Summary: This essay is about Mr. Joe Clark, the Prinicpal of Eastside High School in the film "Lean on Me."
The most obvious characteristic of Joe is that he is a dictatorial. Clark used dictatorship to control and manage the school when he became its principal. For example; in his first meeting with the staff, he was going around giving orders and shuffling teachers into new positions. He even said, "Discipline is not the enemy of enthusiasm. This is not a damned democracy. We are in a state of emergency and my word is law", verifying that he approves of dictatorship and thinks it is the only way...
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You know the old song “Lean on Me,” by Bill Withers? What a simple song that to any average person is just another tune on the radio. But to me, that song emphasizes a belief that I’ve had for most of my life. I believe that everyone needs someone to depend on—to know they’re there for you no matter what.
For me, I rely on my identical twin brother, Tanner. Yes, we have the same DNA, so in that respect we have as close a bond as you can get. The only things that make me different from him are my personal experiences. But despite the close genetic bond, I think we share a brotherhood that is different from all other brothers. We go through the same things, think the same way, and even get on each other’s nerves, only because we can’t be separated. Something as small as shooting hoops without him feels odd. Now I don’t mean to sound mushy, but I don’t know how else to put it. Because of our bond, we need each other, depend on each other.
I can recall certain times when we needed each other, like running a hard cross-country meet, or even harder times like going to a new middle school with completely new friends. But there is one specific time in my life when I made the connection that everyone needs someone to lean on when life gets hard, and for me, that one person is my brother.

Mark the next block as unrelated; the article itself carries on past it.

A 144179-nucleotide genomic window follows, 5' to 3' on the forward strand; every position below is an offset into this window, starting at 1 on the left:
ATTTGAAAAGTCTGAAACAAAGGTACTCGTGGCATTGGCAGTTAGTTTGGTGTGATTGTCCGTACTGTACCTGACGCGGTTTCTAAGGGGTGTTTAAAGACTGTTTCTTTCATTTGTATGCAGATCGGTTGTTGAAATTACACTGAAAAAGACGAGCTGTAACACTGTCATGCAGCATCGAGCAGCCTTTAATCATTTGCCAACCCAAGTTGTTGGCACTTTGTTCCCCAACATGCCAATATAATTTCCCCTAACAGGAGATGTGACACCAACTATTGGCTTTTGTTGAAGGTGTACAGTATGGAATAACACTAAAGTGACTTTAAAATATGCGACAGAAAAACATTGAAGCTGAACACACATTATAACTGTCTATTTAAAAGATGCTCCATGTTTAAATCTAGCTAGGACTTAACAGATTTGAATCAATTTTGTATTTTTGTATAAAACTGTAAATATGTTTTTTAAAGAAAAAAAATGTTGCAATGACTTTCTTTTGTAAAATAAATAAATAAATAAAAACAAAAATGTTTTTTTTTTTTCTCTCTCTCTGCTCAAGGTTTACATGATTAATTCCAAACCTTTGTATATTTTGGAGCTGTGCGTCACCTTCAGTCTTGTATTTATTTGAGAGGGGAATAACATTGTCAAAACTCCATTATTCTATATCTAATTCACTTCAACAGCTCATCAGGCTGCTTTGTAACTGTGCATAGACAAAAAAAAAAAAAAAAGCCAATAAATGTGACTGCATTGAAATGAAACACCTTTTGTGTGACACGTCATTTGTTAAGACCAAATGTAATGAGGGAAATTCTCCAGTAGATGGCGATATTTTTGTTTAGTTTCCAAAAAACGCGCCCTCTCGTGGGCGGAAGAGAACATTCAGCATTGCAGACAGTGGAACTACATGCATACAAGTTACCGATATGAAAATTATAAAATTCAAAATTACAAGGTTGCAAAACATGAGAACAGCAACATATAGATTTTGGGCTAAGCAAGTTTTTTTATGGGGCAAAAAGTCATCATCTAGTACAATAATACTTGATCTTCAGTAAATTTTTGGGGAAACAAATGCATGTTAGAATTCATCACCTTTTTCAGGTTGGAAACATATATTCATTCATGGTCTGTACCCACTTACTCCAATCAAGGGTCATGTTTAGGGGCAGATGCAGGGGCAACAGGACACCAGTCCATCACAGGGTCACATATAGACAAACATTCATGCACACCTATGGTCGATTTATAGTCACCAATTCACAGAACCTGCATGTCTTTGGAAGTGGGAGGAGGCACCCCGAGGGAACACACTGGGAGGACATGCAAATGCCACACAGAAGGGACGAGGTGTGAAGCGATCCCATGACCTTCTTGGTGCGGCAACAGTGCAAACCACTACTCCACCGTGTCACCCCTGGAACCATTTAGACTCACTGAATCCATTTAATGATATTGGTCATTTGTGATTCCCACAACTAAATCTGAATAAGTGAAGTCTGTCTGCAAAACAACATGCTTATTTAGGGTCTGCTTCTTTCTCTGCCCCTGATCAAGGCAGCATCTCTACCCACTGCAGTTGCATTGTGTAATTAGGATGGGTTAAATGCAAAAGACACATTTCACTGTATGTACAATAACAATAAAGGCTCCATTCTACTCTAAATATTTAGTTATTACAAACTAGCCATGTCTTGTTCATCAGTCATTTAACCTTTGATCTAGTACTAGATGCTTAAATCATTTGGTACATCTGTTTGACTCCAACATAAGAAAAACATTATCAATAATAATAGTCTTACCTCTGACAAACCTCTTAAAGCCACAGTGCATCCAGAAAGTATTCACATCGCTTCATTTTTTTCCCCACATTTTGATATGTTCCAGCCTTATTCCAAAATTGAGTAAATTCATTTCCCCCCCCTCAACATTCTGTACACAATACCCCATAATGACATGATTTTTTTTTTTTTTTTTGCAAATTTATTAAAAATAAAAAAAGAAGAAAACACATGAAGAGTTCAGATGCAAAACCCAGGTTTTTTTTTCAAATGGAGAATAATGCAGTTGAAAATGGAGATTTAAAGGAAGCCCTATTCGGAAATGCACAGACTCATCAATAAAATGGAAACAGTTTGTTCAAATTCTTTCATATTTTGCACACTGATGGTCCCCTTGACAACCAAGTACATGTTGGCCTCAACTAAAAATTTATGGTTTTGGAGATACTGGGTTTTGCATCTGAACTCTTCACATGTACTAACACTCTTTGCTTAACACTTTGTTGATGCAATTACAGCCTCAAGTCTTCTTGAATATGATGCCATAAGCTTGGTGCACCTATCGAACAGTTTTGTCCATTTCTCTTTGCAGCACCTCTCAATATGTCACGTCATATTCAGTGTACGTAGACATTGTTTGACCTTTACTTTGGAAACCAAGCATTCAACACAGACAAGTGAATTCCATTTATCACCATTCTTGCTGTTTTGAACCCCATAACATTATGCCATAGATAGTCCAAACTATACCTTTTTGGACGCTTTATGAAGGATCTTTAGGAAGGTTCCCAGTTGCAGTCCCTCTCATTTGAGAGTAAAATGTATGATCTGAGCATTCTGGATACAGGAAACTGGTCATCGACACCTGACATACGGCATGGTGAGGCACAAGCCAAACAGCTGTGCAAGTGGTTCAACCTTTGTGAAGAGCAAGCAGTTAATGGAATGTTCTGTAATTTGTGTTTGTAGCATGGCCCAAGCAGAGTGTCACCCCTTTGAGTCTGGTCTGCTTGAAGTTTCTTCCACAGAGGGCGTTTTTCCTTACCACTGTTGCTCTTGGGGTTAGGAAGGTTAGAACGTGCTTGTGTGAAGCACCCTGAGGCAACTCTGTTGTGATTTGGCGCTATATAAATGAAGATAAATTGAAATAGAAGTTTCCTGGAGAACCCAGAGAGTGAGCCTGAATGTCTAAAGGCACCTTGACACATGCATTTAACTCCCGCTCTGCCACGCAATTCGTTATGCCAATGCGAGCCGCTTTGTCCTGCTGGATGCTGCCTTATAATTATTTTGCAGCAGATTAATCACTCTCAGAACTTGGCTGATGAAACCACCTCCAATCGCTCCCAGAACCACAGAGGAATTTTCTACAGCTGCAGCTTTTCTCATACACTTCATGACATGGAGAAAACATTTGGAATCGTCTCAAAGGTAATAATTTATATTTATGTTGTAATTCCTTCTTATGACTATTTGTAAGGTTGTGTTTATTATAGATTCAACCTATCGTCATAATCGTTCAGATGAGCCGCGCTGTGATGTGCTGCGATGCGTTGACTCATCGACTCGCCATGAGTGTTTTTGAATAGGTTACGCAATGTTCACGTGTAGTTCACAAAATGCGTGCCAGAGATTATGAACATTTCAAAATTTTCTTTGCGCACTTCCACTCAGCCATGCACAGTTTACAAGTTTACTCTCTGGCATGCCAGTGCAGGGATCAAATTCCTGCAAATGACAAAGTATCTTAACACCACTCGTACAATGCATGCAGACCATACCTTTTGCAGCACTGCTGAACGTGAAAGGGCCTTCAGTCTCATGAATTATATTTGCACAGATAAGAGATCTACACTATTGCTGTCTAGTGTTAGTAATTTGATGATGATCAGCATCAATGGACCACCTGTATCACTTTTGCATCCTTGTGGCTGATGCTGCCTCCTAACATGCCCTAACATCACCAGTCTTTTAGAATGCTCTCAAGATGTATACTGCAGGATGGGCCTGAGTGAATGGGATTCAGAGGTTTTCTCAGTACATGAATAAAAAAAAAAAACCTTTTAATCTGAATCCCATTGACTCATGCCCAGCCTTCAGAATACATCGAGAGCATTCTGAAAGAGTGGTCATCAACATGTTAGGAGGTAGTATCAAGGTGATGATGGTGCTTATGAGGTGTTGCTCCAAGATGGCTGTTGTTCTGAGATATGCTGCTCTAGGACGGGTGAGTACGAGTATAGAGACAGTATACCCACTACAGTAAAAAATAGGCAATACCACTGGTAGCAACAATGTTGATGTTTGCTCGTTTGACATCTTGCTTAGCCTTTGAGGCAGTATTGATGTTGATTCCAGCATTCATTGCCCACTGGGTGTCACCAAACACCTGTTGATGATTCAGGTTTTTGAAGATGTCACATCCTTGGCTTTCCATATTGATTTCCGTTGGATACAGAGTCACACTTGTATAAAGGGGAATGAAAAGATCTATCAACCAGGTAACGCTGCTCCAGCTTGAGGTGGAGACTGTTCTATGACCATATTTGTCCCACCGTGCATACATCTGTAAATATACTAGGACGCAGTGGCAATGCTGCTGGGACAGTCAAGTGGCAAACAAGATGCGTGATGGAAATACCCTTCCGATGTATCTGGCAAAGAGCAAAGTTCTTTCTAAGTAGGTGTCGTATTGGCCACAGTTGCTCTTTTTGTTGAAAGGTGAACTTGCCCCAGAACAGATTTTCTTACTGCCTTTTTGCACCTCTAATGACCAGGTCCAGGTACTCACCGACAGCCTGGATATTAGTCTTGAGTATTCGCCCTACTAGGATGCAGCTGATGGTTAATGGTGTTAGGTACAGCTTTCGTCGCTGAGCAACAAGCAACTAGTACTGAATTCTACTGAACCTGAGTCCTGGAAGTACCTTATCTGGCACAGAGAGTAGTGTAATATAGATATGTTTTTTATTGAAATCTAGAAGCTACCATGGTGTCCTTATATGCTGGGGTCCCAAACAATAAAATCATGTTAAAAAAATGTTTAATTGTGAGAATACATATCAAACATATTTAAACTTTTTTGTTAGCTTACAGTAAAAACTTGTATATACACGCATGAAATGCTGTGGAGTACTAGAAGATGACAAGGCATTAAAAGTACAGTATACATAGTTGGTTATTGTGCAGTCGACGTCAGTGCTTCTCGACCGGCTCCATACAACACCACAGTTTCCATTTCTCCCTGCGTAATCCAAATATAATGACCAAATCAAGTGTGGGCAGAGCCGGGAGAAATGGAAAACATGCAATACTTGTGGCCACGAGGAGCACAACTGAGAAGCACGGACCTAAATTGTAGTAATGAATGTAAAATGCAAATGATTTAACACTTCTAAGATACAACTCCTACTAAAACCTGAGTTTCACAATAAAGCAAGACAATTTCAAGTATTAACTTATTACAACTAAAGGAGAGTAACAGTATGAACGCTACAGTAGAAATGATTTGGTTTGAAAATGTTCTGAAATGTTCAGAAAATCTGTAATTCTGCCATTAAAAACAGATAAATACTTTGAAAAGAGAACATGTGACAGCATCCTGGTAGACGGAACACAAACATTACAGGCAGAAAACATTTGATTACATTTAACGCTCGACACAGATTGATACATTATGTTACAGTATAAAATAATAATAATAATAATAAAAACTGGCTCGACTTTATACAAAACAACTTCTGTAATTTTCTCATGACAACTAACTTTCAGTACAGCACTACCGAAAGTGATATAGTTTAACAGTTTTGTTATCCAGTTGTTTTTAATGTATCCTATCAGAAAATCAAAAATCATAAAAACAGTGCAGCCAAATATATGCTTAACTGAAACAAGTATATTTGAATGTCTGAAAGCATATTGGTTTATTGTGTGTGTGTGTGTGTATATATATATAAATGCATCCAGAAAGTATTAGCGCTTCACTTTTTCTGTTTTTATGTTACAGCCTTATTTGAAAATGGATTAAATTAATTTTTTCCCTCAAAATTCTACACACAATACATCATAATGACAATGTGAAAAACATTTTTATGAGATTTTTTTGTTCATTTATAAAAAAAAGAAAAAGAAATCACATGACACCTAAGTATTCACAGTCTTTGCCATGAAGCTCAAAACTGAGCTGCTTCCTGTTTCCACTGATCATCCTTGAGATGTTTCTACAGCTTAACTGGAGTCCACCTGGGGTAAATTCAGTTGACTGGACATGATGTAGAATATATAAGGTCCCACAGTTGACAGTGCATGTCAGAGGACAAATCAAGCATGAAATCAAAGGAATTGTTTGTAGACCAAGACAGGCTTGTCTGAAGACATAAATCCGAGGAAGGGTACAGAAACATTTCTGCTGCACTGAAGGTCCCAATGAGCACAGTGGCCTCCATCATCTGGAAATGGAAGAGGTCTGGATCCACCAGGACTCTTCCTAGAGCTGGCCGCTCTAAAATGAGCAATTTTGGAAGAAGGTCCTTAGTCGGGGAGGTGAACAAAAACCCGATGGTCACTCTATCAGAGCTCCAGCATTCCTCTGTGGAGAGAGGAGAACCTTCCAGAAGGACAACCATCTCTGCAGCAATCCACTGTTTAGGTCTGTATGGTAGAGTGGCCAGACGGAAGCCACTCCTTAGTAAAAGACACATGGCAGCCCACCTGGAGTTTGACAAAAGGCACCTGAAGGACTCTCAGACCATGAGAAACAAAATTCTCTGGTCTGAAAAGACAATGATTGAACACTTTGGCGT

The moment I realized this was after my bone graft surgery. Tanner and I were born with cleft lip and palate, and this was one of many procedures we needed to have done. We were both getting the surgery done on the same day. After the surgery, I was aching in pain all over, had horrible nausea, and was sick of the antiseptic smell of the hospital room. I was really ready to go home. My thinking was in and out; I was sleeping a lot and eating little. I was just feeling pretty alone when my mind told me to look to my left, to my bedside. There, I saw Tanner, all sick and tired, just like me. He was going through everything I was. He knew just how I felt. I sat there and realized that this is why we are so close. No one on earth knows me as well as he does. Without him, I felt alone. But with him there, I knew I could get through it.
Right then, I came to believe that everyone needs someone to lean on. Whether it’s a mother and a child, two inseparable friends, a husband and a wife, or even a dog and its owner. Everyone needs someone to rely on in this life. We cannot live life alone.
Is it a simple belief, like in Bill Withers’s song? Yes. Is it powerful? More than powerful, it’s true. I believe we all need somebody to lean on.
Cole Dowdy wrote this essay for an assignment by his eighth-grade teacher at East Oldham Middle School. He now goes to South Oldham High School, where he enjoys running cross- country and track. Mr. Dowdy lives with his family in Crestwood, Kentucky, a small town just outside of Louisville.
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